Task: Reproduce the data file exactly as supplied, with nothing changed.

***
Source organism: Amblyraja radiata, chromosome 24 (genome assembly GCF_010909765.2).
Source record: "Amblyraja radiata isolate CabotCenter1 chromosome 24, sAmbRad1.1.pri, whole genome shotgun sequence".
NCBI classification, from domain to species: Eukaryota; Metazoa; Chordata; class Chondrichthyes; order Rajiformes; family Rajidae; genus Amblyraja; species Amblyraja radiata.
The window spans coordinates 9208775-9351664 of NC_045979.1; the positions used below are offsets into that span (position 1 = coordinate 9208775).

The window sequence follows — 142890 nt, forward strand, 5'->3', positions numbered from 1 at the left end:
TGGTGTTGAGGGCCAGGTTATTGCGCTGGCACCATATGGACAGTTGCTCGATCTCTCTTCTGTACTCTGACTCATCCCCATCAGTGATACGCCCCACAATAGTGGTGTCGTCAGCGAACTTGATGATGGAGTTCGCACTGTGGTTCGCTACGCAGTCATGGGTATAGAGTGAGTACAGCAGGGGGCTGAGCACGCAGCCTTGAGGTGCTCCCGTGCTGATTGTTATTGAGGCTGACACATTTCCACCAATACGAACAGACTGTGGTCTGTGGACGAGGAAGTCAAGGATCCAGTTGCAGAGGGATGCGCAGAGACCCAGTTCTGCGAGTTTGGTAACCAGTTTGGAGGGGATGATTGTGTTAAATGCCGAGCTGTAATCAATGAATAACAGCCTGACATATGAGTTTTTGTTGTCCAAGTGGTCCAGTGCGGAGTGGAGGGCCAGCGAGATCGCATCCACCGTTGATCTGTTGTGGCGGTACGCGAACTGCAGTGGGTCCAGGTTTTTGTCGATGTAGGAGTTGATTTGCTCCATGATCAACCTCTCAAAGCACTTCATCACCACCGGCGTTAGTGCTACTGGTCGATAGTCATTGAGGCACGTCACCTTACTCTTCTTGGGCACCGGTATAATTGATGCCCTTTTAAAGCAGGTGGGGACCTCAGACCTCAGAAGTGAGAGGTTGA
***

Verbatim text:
Source organism: Amblyraja radiata, chromosome 24 (genome assembly GCF_010909765.2).
Source record: "Amblyraja radiata isolate CabotCenter1 chromosome 24, sAmbRad1.1.pri, whole genome shotgun sequence".
NCBI classification, from domain to species: Eukaryota; Metazoa; Chordata; class Chondrichthyes; order Rajiformes; family Rajidae; genus Amblyraja; species Amblyraja radiata.
The window spans coordinates 9208775-9351664 of NC_045979.1; the positions used below are offsets into that span (position 1 = coordinate 9208775).

The window sequence follows — 142890 nt, forward strand, 5'->3', positions numbered from 1 at the left end:
TGGTGTTGAGGGCCAGGTTATTGCGCTGGCACCATATGGACAGTTGCTCGATCTCTCTTCTGTACTCTGACTCATCCCCATCAGTGATACGCCCCACAATAGTGGTGTCGTCAGCGAACTTGATGATGGAGTTCGCACTGTGGTTCGCTACGCAGTCATGGGTATAGAGTGAGTACAGCAGGGGGCTGAGCACGCAGCCTTGAGGTGCTCCCGTGCTGATTGTTATTGAGGCTGACACATTTCCACCAATACGAACAGACTGTGGTCTGTGGACGAGGAAGTCAAGGATCCAGTTGCAGAGGGATGCGCAGAGACCCAGTTCTGCGAGTTTGGTAACCAGTTTGGAGGGGATGATTGTGTTAAATGCCGAGCTGTAATCAATGAATAACAGCCTGACATATGAGTTTTTGTTGTCCAAGTGGTCCAGTGCGGAGTGGAGGGCCAGCGAGATCGCATCCACCGTTGATCTGTTGTGGCGGTACGCGAACTGCAGTGGGTCCAGGTTTTTGTCGATGTAGGAGTTGATTTGCTCCATGATCAACCTCTCAAAGCACTTCATCACCACCGGCGTTAGTGCTACTGGTCGATAGTCATTGAGGCACGTCACCTTACTCTTCTTGGGCACCGGTATAATTGATGCCCTTTTAAAGCAGGTGGGGACCTCAGACCTCAGAAGTGAGAGGTTGA